I have always especially loved nature folklore. It provides such a beautiful glimpse into how people use signs from nature as a way to navigate daily life. It reveals how attuned people used to be to the natural world and the ebb and flow of the seasons. Spotting certain animals or birds came to be associated with good or bad fortune; plants and flowers were used as cures; and stories of fantastical creatures, such as fairies and elves, were told to account for unexplained events.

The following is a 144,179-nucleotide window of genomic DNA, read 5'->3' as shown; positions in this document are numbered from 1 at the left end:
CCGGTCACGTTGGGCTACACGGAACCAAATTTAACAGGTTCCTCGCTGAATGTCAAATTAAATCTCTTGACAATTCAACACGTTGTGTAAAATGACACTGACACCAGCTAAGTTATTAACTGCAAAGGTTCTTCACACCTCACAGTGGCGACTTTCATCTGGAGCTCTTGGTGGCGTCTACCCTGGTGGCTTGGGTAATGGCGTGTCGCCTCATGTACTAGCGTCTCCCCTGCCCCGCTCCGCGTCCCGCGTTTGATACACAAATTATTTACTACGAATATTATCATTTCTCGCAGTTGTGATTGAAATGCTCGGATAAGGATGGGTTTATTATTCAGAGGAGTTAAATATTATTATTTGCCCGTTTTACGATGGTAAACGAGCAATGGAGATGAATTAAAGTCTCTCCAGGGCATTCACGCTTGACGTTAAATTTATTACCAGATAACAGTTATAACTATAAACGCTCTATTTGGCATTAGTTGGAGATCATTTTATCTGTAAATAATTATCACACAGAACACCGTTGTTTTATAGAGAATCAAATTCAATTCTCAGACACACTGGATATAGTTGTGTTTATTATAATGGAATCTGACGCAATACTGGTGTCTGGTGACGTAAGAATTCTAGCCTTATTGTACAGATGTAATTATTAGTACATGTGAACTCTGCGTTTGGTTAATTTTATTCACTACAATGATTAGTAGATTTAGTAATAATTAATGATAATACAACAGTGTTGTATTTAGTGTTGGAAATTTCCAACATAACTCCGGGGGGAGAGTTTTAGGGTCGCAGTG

The joy of folklore is that it can be discovered and enjoyed at any age! Kate Boughton (@bigsmallfolk) shares some fun activities to get children excited about and involved in different aspects of folklore. Here are ten practical ideas to engage children in folklore.
Two popular folktales of the Arab world tell of Bu Draeyah, a cruel sea creature, and Homarat Al-Guyla, a half-woman, half-donkey, who eats children.
There are two main challenges to retelling folklore, myths and legends for children: making the story suitable and fun for the child audience (listeners or readers); and being as faithful and sensitive as possible to the original story.